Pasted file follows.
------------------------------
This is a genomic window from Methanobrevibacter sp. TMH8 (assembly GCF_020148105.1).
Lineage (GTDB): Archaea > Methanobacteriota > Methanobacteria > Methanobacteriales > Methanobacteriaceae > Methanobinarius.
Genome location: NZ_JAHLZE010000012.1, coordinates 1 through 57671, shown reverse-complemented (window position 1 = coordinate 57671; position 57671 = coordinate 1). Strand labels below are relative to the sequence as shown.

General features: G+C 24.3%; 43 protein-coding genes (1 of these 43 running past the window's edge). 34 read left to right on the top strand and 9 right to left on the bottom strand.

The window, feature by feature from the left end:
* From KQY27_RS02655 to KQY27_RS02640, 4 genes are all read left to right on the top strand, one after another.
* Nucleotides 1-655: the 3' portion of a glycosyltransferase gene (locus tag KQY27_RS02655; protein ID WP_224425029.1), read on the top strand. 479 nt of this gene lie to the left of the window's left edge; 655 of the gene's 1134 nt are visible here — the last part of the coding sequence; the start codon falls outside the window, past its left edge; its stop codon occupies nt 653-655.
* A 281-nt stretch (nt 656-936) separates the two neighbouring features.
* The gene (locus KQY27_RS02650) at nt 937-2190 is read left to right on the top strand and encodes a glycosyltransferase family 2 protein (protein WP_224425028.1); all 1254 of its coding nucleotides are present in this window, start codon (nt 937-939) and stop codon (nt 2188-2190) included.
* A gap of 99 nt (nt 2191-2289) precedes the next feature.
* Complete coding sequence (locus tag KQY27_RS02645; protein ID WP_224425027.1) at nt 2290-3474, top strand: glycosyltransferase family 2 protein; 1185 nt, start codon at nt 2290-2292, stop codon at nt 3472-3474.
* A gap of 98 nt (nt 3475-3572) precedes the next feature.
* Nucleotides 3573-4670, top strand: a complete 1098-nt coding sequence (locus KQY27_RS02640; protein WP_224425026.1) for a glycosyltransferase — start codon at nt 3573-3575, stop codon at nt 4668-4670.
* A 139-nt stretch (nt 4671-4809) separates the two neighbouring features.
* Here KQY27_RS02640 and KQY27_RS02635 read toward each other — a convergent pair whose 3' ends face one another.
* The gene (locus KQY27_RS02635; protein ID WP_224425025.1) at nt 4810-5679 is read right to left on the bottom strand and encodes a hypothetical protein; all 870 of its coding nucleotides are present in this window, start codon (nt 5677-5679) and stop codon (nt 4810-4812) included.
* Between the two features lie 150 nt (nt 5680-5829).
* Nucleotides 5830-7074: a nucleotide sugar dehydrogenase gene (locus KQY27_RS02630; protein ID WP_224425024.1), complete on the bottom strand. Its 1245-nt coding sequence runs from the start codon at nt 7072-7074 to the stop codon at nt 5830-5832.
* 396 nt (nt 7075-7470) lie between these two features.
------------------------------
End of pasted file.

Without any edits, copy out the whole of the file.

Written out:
This is a genomic window from Methanobrevibacter sp. TMH8 (assembly GCF_020148105.1).
Lineage (GTDB): Archaea > Methanobacteriota > Methanobacteria > Methanobacteriales > Methanobacteriaceae > Methanobinarius.
Genome location: NZ_JAHLZE010000012.1, coordinates 1 through 57671, shown reverse-complemented (window position 1 = coordinate 57671; position 57671 = coordinate 1). Strand labels below are relative to the sequence as shown.

General features: G+C 24.3%; 43 protein-coding genes (1 of these 43 running past the window's edge). 34 read left to right on the top strand and 9 right to left on the bottom strand.

The window, feature by feature from the left end:
* From KQY27_RS02655 to KQY27_RS02640, 4 genes are all read left to right on the top strand, one after another.
* Nucleotides 1-655: the 3' portion of a glycosyltransferase gene (locus tag KQY27_RS02655; protein ID WP_224425029.1), read on the top strand. 479 nt of this gene lie to the left of the window's left edge; 655 of the gene's 1134 nt are visible here — the last part of the coding sequence; the start codon falls outside the window, past its left edge; its stop codon occupies nt 653-655.
* A 281-nt stretch (nt 656-936) separates the two neighbouring features.
* The gene (locus KQY27_RS02650) at nt 937-2190 is read left to right on the top strand and encodes a glycosyltransferase family 2 protein (protein WP_224425028.1); all 1254 of its coding nucleotides are present in this window, start codon (nt 937-939) and stop codon (nt 2188-2190) included.
* A gap of 99 nt (nt 2191-2289) precedes the next feature.
* Complete coding sequence (locus tag KQY27_RS02645; protein ID WP_224425027.1) at nt 2290-3474, top strand: glycosyltransferase family 2 protein; 1185 nt, start codon at nt 2290-2292, stop codon at nt 3472-3474.
* A gap of 98 nt (nt 3475-3572) precedes the next feature.
* Nucleotides 3573-4670, top strand: a complete 1098-nt coding sequence (locus KQY27_RS02640; protein WP_224425026.1) for a glycosyltransferase — start codon at nt 3573-3575, stop codon at nt 4668-4670.
* A 139-nt stretch (nt 4671-4809) separates the two neighbouring features.
* Here KQY27_RS02640 and KQY27_RS02635 read toward each other — a convergent pair whose 3' ends face one another.
* The gene (locus KQY27_RS02635; protein ID WP_224425025.1) at nt 4810-5679 is read right to left on the bottom strand and encodes a hypothetical protein; all 870 of its coding nucleotides are present in this window, start codon (nt 5677-5679) and stop codon (nt 4810-4812) included.
* Between the two features lie 150 nt (nt 5680-5829).
* Nucleotides 5830-7074: a nucleotide sugar dehydrogenase gene (locus KQY27_RS02630; protein ID WP_224425024.1), complete on the bottom strand. Its 1245-nt coding sequence runs from the start codon at nt 7072-7074 to the stop codon at nt 5830-5832.
* 396 nt (nt 7075-7470) lie between these two features.